Glorious Grittiness in Belgrade

Nobel laureate once wrote that Belgrade, the capital of Ser­bia, has often been torn and split, as if it never existed but is perpetually being created, built upon, and recovered. Certainly, that seems the case when considering the country’s recent history, be­ sieged by civil war slightly more than 20 years ago when it was part of the former Yugoslavia. Now as I walk the streets of this city upon two rivers-the Danube and Sava – I see Belgrade being recreated once again. A glimmering tower, soon to be the five-star St. Regis Belgrade, is rising along the waterfront. A W Hotel is under development nearby, both part of a new city within a city marked by luxury condominium developments, office towers, restaurants, and more. Yet, I still feel a grittiness to this waterfront area, reminiscent of Eastern Europe coming out of the Cold War. Perhaps it is just that edginess that is drawing film­ makers galore to Belgrade. I literally stumble upon a Moulin Rouge set as I walk the streets, with costumed characters out of the 30’s trying to politely edge me off set. The backdrop, it turns out, is for a remake of Papillon-the story of a convicted French felon who is detained on a remote island and plots his escape. If I peered hard enough among the costumed men, perhaps I’d see the stars Charlie Hunnam (in the former Steve McQueen role) and Rami Malek. But I’m more interested in exploring and so continue along charming cobblestone streets.

 

OTTOMAN & EUROPEAN CROSSROADS

Belgrade is fascinating for its smorgas­bord of influences, a city situated at an important historic crossroads where east meets west. There are signs of the Otto­ man Empire and Oriental influences mixed in with the architecture of a European cityscape and austere Soviet-era buildings. Belgrade, in fact, evaded the architectural destruction that hit neighbors like Bosnia during the years of conflict, and there are few signs of those turbulent times. I espe­cially admire the exquisite Baroque facades of Hotel Moskva (Moscow) in the city’s center and the National Museum, across from Republic Square, which my guide tells me is a “center of emotions.” When Ser­bians are happy about something, people spontaneously gather at the square; when they’re angry and want to protest, they gather at the square.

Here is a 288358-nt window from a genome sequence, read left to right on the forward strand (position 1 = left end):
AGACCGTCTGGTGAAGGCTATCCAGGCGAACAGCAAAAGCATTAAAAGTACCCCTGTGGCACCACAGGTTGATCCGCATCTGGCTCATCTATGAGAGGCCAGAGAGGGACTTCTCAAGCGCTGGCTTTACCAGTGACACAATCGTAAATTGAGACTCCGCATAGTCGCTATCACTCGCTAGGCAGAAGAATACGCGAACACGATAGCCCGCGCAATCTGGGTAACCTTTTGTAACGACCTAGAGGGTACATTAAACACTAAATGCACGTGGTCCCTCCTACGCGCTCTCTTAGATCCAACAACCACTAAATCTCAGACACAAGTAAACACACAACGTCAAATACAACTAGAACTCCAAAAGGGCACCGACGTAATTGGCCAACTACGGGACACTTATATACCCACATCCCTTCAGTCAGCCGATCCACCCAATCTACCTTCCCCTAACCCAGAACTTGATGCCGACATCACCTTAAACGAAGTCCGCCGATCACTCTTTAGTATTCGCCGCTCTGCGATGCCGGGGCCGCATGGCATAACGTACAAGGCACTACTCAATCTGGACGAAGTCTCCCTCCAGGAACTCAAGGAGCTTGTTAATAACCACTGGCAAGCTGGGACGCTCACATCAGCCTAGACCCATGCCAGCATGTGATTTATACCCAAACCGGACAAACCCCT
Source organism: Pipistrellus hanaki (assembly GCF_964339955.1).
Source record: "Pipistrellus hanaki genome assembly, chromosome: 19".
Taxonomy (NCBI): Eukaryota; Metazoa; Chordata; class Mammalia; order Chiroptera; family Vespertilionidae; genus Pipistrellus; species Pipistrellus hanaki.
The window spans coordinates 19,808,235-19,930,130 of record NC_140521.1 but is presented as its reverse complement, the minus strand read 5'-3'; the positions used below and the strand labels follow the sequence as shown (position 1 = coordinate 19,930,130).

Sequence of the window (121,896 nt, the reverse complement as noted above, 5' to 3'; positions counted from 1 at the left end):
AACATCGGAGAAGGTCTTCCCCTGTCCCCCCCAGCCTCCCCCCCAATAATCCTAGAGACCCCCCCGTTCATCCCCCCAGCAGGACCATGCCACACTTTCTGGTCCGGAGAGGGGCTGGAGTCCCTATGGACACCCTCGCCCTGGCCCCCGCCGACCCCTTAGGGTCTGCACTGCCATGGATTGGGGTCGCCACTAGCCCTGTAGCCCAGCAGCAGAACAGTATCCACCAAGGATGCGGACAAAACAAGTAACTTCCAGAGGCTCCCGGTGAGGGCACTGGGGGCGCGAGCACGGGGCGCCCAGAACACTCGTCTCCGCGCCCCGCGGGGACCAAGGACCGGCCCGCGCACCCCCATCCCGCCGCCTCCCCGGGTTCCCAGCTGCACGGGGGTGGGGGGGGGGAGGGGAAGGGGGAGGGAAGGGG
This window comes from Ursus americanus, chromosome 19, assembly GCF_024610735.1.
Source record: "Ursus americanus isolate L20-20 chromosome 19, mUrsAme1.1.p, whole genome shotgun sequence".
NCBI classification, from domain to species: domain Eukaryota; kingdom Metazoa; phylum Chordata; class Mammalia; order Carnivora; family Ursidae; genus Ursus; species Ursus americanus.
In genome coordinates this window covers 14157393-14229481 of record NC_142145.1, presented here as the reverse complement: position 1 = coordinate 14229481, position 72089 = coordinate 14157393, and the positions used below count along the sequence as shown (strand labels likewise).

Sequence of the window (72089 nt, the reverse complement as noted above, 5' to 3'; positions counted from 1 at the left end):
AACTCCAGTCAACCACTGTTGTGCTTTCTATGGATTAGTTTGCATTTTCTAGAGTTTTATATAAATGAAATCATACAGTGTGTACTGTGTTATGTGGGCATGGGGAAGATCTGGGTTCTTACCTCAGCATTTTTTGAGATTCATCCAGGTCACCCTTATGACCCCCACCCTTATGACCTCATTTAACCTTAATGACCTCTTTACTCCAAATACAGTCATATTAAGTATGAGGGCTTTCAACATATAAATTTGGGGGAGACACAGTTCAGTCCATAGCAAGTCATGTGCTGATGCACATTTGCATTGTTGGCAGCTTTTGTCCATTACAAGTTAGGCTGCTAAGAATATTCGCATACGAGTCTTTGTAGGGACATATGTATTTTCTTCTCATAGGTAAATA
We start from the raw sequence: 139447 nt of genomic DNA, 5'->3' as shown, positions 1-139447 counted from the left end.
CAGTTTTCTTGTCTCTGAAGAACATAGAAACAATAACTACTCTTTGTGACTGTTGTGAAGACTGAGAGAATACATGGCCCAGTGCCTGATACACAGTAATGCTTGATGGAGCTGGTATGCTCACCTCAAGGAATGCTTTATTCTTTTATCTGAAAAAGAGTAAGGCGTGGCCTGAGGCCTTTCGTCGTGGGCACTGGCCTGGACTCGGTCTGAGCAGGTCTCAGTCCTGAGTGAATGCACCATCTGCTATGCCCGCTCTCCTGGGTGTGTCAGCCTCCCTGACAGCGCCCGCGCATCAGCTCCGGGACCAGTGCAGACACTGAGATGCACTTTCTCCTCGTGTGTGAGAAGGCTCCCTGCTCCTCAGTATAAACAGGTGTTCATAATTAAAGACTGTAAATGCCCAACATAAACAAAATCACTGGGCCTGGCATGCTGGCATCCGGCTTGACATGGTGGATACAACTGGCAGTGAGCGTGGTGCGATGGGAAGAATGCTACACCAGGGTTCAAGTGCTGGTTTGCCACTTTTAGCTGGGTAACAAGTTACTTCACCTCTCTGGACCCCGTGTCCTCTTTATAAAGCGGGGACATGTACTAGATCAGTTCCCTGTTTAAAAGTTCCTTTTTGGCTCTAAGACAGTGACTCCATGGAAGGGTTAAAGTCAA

Close by is the Museum of the Yugoslav Rim Archive that houses one of the most significant film collections in the world. Marshal Tito, who presided over Yugoslavia for 35 years, was coincidentally a film lover. Tito, who was also noted for standing up to Stalin, managed to keep the six re­gions of the former Yugoslavia together, i.e. Bosnia, Croatia, Macedonia, Montenegro, Serbia, and Slovenia. Upon his death in
1980, however, he left no apparent succes­sor and Yugoslavia was then faced with six leaders each vying “to be more equal than the next.” That contributed to the regional imbalance that eventually led to civil war. Tito today remains widely admired among Serbians and his memorial site, the House of Flowers, is worth a visit especially for its enormous gallery that houses hundreds of unique gifts to him from world leaders.